Mediation & Alternative Dispute Resolution

mediationAlthough mediation is only one form of Alternative Dispute Resolution (ADR), that term is commonly used (in Maine, at least) to refer to all forms of ADR.

My law practice convinced me of the benefits of mediation (and other forms of ADR) over litigation, and much of my recent work has been focused in this area. In addition to having participated in numerous mediations during the course of my legal career, I have completed basic and advanced training in many types of ADR.

At present, I serve on a number of rosters of the Court Alternative Dispute Resolution Service (CADRES) of the Maine Judicial Branch for both District Court and Superior Court matters. I have also qualified to help resolve securities-related matters as a Financial Industry Regulatory Authority (FINRA) arbitrator and mediator.

For many years, the focus of my law practice was family law and probate matters, and as a Certified Financial Planner™ practitioner, I have gained a deep understanding of how families and finances are often interwoven. Mediation of family law and probate matters remain particular interests of mine.

Among the ADR services I offer are:

  1. Mediation. The hallmark of mediation is that any agreement is voluntary and the process is non-public. I am able to offer mediation using the following approaches: facilitative, evaluative, and transformative.

    Often the choice of which form of ADR — or which style of mediation — to pursue can be of critical importance, and is a topic with which I am pleased to assist potential ADR clients.

    That said, my natural bias is to help parties resolve the issues presented and to offer suggestions and solutions for the parties to consider when they get “stuck.”

  2. Early Neutral Evaluation. ENE involves each side presenting its best case, with the neutral then stating his/her prediction of the outcome (or offering a range of predicted outcomes). This is a brief, inexpensive process by which parties can obtain an unbiased opinion about the strengths and weaknesses of their case and its likely outcome. On occasion, before offering an opinion, the neutral may be asked by the parties to facilitate settlement discussions.
  3. Mediation-Arbitration. When appropriate, I am willing to consider accepting cases on a mediation-arbitration approach (often called “med-arb”). In this style of ADR,  where requested by the parties at the outset, I will decide any issues on which the parties are unable to reach agreement.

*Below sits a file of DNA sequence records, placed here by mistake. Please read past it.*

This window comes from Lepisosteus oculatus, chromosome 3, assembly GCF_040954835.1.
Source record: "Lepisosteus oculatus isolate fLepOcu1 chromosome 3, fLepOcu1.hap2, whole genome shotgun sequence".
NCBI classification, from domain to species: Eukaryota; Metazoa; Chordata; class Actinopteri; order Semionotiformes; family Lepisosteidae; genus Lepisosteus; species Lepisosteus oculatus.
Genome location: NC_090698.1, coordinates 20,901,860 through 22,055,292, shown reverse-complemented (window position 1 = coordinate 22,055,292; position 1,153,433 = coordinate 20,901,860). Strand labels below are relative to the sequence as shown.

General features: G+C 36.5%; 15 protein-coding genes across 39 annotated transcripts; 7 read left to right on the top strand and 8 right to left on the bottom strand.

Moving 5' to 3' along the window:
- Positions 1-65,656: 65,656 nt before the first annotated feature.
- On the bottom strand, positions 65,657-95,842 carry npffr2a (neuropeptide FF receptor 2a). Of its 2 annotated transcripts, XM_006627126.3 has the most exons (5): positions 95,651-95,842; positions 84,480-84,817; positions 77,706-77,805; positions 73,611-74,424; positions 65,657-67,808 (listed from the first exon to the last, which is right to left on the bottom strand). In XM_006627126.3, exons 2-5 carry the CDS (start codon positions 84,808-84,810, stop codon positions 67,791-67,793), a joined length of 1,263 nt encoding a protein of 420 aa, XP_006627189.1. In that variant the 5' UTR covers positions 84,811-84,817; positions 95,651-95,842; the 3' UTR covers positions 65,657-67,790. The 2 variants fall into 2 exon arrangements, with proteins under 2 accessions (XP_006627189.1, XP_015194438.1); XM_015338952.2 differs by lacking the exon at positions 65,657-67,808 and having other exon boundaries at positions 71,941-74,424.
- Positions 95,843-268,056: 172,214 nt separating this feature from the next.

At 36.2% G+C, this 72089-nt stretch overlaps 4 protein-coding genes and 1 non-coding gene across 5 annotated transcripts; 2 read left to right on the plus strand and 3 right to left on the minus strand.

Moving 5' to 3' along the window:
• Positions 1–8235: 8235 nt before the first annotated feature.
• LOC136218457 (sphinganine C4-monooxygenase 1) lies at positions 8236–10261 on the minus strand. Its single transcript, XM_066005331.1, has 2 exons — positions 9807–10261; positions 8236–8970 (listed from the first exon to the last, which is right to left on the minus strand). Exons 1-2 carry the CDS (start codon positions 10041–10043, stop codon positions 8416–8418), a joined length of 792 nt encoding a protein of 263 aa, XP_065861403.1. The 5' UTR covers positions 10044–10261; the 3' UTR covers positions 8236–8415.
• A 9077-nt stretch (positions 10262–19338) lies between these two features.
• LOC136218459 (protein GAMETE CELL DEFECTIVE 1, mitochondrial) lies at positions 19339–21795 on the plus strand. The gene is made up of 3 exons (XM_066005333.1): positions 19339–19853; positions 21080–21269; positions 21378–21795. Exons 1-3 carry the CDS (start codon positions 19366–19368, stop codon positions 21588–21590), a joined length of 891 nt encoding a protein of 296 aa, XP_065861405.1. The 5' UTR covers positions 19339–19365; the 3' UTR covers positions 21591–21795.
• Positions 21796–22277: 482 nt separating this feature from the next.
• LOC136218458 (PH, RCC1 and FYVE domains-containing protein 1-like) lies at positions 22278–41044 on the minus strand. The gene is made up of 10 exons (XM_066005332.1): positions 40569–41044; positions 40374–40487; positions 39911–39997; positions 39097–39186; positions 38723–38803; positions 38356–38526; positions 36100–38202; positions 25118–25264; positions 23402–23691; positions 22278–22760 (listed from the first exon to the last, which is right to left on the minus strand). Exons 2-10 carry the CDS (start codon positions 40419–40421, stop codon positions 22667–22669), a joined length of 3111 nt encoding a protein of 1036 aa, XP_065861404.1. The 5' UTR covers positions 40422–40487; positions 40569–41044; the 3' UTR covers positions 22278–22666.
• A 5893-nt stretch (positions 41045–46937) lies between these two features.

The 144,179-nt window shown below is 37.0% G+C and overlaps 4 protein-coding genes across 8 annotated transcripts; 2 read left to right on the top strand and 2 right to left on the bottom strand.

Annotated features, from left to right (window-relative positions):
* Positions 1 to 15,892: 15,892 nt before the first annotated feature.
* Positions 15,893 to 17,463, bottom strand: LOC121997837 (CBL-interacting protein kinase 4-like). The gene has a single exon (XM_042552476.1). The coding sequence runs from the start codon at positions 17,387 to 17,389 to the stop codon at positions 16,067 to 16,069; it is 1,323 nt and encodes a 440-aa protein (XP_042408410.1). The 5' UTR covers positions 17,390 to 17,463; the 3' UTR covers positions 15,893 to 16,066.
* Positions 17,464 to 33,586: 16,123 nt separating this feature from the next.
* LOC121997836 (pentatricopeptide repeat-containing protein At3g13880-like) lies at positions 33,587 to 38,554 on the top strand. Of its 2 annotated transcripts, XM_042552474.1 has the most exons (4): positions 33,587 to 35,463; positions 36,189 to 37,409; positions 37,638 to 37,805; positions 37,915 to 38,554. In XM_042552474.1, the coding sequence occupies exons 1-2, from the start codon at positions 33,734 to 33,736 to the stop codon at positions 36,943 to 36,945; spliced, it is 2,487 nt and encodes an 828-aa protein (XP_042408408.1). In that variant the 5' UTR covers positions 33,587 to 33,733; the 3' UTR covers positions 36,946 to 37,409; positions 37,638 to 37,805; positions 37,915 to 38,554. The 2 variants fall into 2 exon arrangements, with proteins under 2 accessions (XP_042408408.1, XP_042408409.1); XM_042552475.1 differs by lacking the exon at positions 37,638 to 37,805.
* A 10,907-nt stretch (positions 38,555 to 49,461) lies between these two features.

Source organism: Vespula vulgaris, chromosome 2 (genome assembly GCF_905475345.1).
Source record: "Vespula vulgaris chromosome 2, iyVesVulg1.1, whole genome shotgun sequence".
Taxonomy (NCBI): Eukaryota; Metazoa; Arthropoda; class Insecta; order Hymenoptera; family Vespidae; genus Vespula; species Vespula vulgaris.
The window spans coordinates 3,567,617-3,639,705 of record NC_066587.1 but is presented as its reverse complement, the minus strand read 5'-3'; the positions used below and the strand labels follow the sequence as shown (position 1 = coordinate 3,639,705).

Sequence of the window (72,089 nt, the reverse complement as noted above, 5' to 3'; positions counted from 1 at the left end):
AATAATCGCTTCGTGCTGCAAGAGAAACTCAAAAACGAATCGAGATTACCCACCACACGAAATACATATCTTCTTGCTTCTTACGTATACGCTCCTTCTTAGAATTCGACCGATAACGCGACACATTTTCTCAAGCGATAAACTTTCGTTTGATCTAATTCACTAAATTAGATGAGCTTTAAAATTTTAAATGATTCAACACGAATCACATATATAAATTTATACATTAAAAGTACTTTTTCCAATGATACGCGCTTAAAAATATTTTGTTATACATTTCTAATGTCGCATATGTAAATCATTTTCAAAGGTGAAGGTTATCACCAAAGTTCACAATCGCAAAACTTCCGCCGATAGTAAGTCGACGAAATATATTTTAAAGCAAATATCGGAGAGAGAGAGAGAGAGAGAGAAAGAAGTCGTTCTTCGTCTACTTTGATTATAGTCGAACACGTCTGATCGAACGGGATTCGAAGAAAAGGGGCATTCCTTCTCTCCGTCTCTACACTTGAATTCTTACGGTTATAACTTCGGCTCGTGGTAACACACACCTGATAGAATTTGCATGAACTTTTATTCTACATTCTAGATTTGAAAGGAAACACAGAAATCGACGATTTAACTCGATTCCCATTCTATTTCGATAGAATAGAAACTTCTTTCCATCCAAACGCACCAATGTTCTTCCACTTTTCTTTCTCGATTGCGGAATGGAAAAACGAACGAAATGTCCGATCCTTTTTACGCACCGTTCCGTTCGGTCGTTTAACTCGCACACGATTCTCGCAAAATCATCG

4. Reference. Not truly a form of ADR, but often a method for resolving disputes preferable to litigation in the courts. The “referee” (also called a “special master” in some states) is a sort of “private judge” who will actually make any decisions needed. The decisions of the Referee have the same legal force and effect as if the case were decided in court by a judge.

Fees for ADR services are typically shared by the participants and are on a sliding scale (from $100 – $250 per hour). Where possible (for example, if a single session is contemplated), a project fee may be quoted.

When attorneys refer a matter to me for mediation, I typically do not require a retainer, but ask for documents in advance, send a proposed Mediation Agreement, and request a conference call with counsel prior to the actual session.

When parties contact me directly, my process for private mediation work is:

  1. One participant contacts me (usually via email) and we schedule a 10- 20 minute phone call. Based on the call, if that participant thinks I would be acceptable as mediator, then . . .
  2. A call is scheduled with the other participant, again about 10-20 minutes. If the other participant thinks I would be acceptable as mediator, then . . .
  3. I make a decision if I think I can help with the issues identified. If not, I will suggest other mediators I know. If I think I could help resolve the issues identified, then . . .
  4. A written proposal is prepared by me and sent to both (or all) participants, preferably via email but snail-mail works too. Assuming the terms are acceptable, then . . .
    1. Each party signs a copy and returns it to me (via email or snail mail).
    2. A deposit of $250 – $500 is paid (advanced by one party or shared on some basis by the parties).
    3. We “negotiate” (usually via email with both participants) a date, time, and place for the initial session. My preference is for the parties to be available for up to three (3) hours for the initial session. [We may not need all that time, but if the session is productive, I do not want to see it cut short.]

I am happy to answer any questions about the process or to consider suggestions for proceeding in a different fashion.